The proportion of first-time buyers is set to rise slightly this year, but they could face a narrower choice of properties due to a lack of first-time sellers, a study suggests.

Rightmove says the proportion of buyers who intend to purchase their first home over the next year has edged up slightly to 24.3%, but remains well below the 40% "healthy" historic level.

Key Points

  • Number of first-time buyers to rise this year
  • But could get less choice due to lack of first-time sellers
  • Raising a deposit remains the biggest worry

Wide regional variations also remain, with 41.5% of house buyers in London this year expected to be first-timers, compared with 26.3% in north west England, the next highest proportion, and just 19% in the East Midlands.

The property search website also says the number of new properties advertised for sale in the final quarter of 2011 was significantly down on the third quarter, with flats and terraced houses - usually favoured by first-time buyers - in short supply.

The number of terraces and flats coming to market in the final quarter of 2011 dropped by 31% and 28% respectively, compared with the previous quarter.

Falling prices mean many people who have already bought their first home are unable to sell on and buy a bigger property.

Rise in first-time buyers

Around three in 10 potential first-time buyers said finding a suitable home was their biggest concern, but raising a deposit remains the biggest worry.

First-time buyer levels have made a slight recovery after falling to a three-year low last autumn, according to figures previously released by estate agents.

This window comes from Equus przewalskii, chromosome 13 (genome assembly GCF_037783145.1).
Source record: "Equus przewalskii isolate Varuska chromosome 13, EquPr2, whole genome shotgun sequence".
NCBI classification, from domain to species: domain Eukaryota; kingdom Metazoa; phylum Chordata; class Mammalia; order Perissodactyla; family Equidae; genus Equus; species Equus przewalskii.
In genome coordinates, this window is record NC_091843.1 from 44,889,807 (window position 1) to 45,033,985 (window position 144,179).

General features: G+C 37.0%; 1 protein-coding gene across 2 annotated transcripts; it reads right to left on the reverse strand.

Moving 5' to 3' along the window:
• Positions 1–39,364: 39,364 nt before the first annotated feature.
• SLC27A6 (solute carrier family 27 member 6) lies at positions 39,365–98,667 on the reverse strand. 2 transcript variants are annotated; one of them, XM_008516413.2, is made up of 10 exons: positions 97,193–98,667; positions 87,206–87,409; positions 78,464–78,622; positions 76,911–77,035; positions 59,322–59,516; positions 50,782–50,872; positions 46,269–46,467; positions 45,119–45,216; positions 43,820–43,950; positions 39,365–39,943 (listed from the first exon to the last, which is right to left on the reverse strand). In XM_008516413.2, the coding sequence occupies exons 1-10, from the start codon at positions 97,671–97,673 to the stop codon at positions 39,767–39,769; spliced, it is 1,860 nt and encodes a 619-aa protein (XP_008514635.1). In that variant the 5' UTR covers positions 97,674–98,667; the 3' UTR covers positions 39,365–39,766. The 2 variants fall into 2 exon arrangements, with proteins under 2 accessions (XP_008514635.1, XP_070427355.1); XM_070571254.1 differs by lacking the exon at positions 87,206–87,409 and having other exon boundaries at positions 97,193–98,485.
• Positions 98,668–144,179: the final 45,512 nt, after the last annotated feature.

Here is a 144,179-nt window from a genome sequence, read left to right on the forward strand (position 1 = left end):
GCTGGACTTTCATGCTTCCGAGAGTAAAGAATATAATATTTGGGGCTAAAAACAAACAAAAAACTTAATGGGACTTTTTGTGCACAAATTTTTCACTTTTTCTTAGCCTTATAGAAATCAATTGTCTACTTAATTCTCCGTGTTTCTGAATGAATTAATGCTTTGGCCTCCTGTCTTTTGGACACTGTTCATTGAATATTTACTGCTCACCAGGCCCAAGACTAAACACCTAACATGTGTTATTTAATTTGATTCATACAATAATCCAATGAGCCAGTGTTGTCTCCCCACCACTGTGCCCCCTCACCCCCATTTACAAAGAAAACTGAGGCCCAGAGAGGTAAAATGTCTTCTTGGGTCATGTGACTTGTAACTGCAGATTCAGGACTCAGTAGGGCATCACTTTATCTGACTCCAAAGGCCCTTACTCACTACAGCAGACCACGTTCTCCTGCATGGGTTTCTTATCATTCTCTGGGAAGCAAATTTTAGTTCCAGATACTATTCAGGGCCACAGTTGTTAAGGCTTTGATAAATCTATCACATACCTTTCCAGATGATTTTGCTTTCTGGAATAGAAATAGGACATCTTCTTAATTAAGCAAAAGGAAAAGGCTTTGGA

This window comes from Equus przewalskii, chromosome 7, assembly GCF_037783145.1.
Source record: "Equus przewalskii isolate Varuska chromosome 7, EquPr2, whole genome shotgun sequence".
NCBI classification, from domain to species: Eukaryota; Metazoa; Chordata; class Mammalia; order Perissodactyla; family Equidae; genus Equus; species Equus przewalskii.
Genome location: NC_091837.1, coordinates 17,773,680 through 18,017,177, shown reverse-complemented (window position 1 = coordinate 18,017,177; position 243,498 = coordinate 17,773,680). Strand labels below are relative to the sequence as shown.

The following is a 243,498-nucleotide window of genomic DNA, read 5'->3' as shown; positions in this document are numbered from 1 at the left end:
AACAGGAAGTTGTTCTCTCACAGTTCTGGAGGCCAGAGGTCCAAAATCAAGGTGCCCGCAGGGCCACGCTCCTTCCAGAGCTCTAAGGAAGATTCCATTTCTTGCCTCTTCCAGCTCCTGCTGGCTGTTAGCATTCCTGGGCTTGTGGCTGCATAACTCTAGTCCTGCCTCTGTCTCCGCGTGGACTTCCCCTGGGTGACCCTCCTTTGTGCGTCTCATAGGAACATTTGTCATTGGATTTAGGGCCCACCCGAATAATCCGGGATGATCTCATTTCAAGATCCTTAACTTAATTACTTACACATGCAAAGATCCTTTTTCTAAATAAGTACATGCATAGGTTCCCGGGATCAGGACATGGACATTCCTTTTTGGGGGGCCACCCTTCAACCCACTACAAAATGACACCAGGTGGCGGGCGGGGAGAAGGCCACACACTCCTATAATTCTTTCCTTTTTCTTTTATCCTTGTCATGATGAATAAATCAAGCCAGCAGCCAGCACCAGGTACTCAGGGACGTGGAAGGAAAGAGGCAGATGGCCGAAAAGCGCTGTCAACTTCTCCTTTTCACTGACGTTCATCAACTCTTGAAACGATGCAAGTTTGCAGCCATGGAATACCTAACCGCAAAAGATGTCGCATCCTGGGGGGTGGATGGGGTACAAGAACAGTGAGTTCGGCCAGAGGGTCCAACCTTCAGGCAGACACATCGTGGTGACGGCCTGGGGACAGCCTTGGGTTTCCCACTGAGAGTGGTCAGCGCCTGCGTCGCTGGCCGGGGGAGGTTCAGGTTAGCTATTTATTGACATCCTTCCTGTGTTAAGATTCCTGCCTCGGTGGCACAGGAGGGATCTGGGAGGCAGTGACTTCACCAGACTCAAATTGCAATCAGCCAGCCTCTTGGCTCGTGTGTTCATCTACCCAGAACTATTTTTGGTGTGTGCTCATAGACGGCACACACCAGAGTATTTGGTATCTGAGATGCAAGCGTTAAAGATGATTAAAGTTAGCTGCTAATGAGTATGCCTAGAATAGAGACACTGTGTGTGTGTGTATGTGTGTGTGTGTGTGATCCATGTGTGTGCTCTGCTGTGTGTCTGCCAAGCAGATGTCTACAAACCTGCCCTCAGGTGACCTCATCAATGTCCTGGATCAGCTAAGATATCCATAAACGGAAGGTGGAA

But those who want to get on the property ladder will face a further hurdle this spring when the current stamp duty holiday for first-time buyers ends.

Lenders are also expected to tighten their criteria this year amid the weak economic backdrop, despite currently offering some of their cheapest ever deals.

Miles Shipside, director at Rightmove, says: "First-time buyer levels remain well below the historic norm of 40%. But a slight increase of 1.4% on the last quarter of those intending to buy for the first time offers some encouragement for the year ahead.

"The main issues of affordability and mortgage availability that have blighted first-time buyers over the last few years remain.

"Our research also provides evidence of an emerging new home ownership challenge in the form of a lack of available properties that would typically be brought to market by first-time sellers."

'Affordable homes programme'

Housing Minister Grant Shapps says: "This research shows that more people want to get on to the housing ladder and own their own home.

"We support that aspiration, which is why we are taking action through the NewBuy Guarantee scheme to help people buy newly-built properties with just a fraction of the deposit they would currently need.

"This is alongside the FirstBuy scheme, launched in June, which offers a valuable alternative to the bank of Mum and Dad to help first-time buyers get together their deposits.

"We also need to get Britain building again. This Government is putting £4.5 billion towards an affordable homes programme which is set to exceed our original expectations and deliver up to 170,000 new homes over the next four years."